Domaine Trapet Père et Fils
Latricières-Chambertin Grand Cru, 2015

Jean-Louis Trapet is one of the great names in Gevrey-Chambertin. He is fashioning wines that are elegant and pure, much like himself. He is creating the soil-driven and absolutely pure wines of his father and grandfather’s era. While the estate is best known for its three grand crus, the quality at Domaine Trapet is outstanding up and down the hierarchy of their vineyard holdings. The vineyards have been fully farmed under biodynamic principles since 1996 and have been certified biodynamic since 2009.


100% Pinot Noir

Vineyard & Vinification Note

Latricières-Chambertin: 75 hectares, 1 parcel – oldest vine planted in 1938

“There are soils which are venerated in the domaine, Les Latricières are part of them. Magnificently exposed, these ” little marvels ” offer the most noble and subtle essences to the fruit of our vines”

When the harvest comes in, having already been sorted in the vineyard, it is hand-sorted once more then and de-stemmed to a degree, dependent on the vintage.

Cold maceration of between 5 and 7 days  encouraging greater depth of colour and more intense aromatics, without extracting too harsh tannins. Lightly crushed, there is then a long cuvaison, for more gentle extraction. Fermentation is carried out in open top vats, with natural yeasts.

The wines are aged for 15 to 18 months in barrel, the proportion of new wood depending on the wine. The purpose of the oak, in the Trapets’ view, is to facilitate controlled oxidation of the young wines. The wines remain in cask for between 12 and 18 months before bottling. The wines are essentially neither fined nor filtered but this depends on the vintage. At any rate no more that 10% would ever be filtered.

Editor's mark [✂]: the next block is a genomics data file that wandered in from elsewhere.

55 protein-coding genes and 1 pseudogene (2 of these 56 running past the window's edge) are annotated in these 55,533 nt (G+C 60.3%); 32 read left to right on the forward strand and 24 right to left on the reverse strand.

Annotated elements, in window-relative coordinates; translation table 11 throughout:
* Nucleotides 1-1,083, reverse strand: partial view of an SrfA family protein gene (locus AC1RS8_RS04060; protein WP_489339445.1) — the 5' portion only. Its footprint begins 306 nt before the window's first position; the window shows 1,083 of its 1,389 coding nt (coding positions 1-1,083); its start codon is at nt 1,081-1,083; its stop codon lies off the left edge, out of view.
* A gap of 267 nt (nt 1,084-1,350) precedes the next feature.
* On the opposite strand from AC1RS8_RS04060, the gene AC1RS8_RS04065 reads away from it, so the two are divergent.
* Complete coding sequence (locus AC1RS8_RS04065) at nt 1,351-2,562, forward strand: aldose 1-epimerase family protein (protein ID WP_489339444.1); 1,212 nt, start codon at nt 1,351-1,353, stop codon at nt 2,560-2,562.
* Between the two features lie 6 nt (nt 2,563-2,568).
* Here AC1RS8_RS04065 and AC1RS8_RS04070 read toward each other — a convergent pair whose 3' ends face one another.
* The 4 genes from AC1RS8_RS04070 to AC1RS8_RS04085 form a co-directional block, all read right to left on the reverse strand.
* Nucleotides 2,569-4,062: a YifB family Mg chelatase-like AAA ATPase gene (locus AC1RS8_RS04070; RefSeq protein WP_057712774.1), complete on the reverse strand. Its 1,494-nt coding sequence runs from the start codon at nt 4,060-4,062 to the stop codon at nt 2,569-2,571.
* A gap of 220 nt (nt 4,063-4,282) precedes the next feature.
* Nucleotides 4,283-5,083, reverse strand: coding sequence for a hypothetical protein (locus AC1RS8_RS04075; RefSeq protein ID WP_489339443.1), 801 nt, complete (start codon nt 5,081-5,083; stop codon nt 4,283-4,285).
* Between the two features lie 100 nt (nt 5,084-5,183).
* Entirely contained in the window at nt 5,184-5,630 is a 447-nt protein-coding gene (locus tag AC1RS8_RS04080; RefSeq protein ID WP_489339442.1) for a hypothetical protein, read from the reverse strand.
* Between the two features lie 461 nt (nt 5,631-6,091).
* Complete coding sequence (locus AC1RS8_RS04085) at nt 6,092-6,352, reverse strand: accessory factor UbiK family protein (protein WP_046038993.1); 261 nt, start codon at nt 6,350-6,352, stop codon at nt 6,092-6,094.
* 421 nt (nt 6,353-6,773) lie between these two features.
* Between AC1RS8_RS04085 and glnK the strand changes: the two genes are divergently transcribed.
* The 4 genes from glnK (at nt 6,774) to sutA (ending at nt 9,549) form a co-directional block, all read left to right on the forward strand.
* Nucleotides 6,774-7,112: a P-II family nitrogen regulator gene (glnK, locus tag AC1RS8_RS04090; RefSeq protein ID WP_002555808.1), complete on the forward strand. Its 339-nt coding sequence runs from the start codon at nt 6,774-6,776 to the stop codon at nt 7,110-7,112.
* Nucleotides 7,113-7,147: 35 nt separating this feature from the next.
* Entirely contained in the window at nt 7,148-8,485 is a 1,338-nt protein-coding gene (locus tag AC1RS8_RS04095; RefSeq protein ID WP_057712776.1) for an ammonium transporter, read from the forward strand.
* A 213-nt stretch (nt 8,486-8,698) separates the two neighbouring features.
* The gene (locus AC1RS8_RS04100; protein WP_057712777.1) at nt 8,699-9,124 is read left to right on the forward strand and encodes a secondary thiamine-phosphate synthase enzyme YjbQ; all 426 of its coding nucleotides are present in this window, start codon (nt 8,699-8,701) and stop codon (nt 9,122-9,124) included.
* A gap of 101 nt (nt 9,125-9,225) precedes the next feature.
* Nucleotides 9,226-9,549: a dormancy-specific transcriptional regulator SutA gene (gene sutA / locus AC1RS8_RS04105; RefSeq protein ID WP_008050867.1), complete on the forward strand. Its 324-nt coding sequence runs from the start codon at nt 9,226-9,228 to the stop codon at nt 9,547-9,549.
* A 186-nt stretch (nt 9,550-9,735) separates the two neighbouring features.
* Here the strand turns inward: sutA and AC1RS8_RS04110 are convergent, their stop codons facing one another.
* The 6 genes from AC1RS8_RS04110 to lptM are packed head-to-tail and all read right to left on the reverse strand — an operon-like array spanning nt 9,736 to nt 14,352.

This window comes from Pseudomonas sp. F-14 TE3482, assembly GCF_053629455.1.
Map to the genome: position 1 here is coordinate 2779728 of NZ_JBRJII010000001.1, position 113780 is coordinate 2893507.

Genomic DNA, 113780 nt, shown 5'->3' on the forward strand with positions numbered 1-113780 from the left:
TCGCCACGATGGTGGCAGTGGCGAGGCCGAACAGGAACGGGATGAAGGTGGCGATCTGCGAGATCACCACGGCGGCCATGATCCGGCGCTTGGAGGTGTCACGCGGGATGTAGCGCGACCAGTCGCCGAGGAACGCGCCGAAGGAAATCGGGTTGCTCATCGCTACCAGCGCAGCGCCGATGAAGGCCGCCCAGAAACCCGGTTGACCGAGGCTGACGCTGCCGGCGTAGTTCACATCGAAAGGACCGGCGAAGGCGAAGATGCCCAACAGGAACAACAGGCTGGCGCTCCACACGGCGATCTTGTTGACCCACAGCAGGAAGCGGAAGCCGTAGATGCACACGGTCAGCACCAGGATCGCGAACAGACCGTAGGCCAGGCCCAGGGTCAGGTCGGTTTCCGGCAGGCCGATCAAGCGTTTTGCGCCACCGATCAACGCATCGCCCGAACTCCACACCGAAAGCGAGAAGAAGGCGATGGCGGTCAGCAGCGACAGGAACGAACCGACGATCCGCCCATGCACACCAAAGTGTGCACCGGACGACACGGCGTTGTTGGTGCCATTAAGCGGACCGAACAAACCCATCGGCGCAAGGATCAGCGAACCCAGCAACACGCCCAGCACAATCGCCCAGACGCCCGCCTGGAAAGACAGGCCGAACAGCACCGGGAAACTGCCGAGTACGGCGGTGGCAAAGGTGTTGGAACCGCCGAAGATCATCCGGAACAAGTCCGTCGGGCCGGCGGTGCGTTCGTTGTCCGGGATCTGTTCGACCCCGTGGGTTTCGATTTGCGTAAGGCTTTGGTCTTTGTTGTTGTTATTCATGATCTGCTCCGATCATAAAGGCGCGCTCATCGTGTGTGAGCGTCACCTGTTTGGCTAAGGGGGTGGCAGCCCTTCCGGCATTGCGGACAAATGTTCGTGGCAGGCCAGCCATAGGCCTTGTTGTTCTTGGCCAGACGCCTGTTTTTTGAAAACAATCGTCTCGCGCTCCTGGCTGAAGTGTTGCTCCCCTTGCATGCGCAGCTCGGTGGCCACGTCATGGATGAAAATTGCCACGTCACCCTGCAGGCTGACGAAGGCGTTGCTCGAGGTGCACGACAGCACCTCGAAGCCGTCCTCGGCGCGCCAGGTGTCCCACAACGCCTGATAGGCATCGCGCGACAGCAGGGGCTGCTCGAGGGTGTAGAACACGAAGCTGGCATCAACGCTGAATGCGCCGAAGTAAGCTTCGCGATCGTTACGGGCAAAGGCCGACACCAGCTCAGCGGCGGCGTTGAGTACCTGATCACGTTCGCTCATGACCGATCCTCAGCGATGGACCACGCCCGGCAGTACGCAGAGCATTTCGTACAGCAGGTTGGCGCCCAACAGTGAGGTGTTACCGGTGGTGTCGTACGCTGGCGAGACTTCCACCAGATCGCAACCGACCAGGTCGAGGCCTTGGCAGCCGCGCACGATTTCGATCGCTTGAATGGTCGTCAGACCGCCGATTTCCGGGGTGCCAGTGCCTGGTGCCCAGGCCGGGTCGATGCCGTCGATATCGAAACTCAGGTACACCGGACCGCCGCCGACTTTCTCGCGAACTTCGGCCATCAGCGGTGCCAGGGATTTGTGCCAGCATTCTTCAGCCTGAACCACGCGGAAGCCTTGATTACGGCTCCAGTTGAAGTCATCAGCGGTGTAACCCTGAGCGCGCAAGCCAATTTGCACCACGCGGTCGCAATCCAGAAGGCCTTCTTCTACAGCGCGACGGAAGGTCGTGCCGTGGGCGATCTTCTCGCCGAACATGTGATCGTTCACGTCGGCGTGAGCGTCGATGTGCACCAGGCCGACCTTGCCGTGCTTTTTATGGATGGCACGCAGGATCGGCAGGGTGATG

The Wine Advocate Tasting Note

The 2015 Latricières-Chambertin Grand Cru cannot quite match its “sister”, the Chapelle-Chambertin, in terms of precision and energy on the nose, here more conservative as you would expect—more correct and well behaved with its blackberry and raspberry leaf aromas, though there is still fine mineralité. The palate is very well balanced with crisp acidity, notes of cold stone, hints of dried blood tincturing the black fruit with that energy filtering through on the finish. This is composed and utterly charming. 93-95 Points – Neal Martin, December 2016.

Allen Meadows’ Burghound Tasting Note

A discreet application of wood frames the even more complex nose of high-toned, cool and airy aromas of red and dark cherry, forest floor, rose petal and spice elements. The sleek, intense and once again highly sophisticated middle-weight plus flavours brim with both minerality and dry extract that buffers the even firmer tannic spine shaping the hugely long and impeccably well-balanced finale. This is relatively succulent for a young Latricières but I suspect that the present inviting mouthfeel will be replaced in short order by something firmer and more austere. In short, this is stunningly good but it is not likely to make for especially inviting early drinking. 96 Points –January 2018

Food Pairing

A great partner of guinea fowl, chicken, duck, rack of lamb or a simple steak (no heavy sauces. Also good partner with cheeses (not pungent)

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